The Real Reason COVID-19 Affects Your Sense Of Smell

If you have had a positive COVID test, you may have experienced several symptoms that made you feel less than your best self. In fact, some people, known as the COVID long haulers, still experience COVID-19 symptoms months after a negative COVID test. According to the Centers for Disease Control and Prevention (CDC), COVID-19 symptoms can show up two to 14 days after being exposed and can range from mild to severe. Some symptoms include sore throat, fatigue, fever, headache, diarrhea, vomiting, and loss of taste.

According to Forbes, one of the most defining symptoms of COVID-19 is anosmia, which is the loss of smell. At least half of those who test positive for COVID-19 lose their sense of smell and it returns after a few weeks. However, 12% of people report a loss of smell that lasts months after COVID-19 exposure. Now, research suggests why some might experience this.

COVID-19 can cause an abnormality in nasal passages

Initially, it was thought that COVID-19 caused damage to the olfactory nerves which led to a loss of smell, according to Healthline. However, recent research published in The Laryngoscope has given new insights as to why this can occur. After reviewing research and imaging tests of COVID-19 patients with loss of smell, researchers found that olfactory cleft abnormalities were 16 times higher. The olfactory cleft is a channel that connects the air that you breathe to the part of the brain where smells are processed.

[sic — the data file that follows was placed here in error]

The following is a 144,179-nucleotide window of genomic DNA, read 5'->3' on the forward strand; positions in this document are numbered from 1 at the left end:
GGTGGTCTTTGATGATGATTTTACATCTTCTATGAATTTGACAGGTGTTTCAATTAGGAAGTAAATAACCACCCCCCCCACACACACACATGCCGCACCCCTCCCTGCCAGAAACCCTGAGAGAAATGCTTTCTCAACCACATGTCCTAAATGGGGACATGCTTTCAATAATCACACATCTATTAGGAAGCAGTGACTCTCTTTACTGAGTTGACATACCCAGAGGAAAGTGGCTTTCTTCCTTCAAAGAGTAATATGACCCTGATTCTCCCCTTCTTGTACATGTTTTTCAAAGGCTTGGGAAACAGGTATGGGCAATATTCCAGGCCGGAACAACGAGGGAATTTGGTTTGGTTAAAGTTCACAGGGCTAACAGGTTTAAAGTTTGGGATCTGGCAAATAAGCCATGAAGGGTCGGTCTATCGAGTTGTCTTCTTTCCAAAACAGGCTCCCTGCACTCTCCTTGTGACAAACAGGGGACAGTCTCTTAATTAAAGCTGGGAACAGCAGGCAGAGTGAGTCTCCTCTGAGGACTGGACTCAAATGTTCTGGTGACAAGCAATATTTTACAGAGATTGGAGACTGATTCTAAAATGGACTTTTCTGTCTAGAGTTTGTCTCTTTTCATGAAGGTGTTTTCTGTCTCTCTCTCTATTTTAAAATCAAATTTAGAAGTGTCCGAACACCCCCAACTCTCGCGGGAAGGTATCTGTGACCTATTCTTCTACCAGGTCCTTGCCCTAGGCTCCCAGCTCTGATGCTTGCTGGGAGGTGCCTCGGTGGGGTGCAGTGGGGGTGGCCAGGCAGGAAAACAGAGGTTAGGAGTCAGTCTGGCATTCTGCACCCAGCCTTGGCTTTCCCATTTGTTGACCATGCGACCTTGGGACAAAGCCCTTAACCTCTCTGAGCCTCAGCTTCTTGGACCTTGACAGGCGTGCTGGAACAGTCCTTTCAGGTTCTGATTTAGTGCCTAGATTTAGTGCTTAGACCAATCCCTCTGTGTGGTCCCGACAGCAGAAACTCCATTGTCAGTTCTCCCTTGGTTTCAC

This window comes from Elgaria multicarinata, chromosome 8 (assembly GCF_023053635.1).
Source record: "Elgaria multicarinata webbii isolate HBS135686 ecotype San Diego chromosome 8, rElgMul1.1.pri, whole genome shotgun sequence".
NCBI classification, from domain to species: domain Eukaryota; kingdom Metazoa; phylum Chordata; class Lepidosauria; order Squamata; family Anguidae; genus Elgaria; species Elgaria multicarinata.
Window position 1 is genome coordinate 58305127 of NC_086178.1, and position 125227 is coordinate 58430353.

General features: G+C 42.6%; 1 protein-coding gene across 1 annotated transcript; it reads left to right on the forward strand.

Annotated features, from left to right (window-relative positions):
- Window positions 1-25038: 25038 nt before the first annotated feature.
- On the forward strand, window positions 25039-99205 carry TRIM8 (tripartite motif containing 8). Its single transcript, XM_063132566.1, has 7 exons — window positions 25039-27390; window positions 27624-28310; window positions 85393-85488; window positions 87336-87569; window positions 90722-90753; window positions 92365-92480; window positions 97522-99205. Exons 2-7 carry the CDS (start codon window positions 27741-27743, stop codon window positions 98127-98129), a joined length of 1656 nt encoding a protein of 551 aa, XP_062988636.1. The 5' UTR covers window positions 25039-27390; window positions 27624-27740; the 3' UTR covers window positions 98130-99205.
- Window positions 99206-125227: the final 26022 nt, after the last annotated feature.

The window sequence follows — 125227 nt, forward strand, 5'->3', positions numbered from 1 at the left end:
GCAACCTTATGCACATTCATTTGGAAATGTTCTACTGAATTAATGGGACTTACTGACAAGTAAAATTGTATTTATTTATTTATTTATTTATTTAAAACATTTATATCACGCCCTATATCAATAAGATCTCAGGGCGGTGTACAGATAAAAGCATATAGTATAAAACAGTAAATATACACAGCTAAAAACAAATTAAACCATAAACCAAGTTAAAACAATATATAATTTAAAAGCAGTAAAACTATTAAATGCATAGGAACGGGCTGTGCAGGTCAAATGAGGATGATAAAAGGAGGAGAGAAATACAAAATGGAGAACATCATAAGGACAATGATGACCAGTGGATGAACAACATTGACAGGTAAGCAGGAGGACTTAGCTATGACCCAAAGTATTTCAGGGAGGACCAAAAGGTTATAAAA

These findings suggest that COVID-19 patients can have their sense of smell return since olfactory nerve damage is not the cause. Dr. Anjali Bharati, an ER physician at Lenox Health Greenwich Village in New York, New York said, "It's an important finding. It may mean that the symptoms are reversible as time goes on and cells turn over. It's not permanent" per Healthline." Although the findings may not account for COVID-19 long haulers who have an extended loss of smell, it has opened the door to more research regarding the effects of COVID-19 on the nasal passages.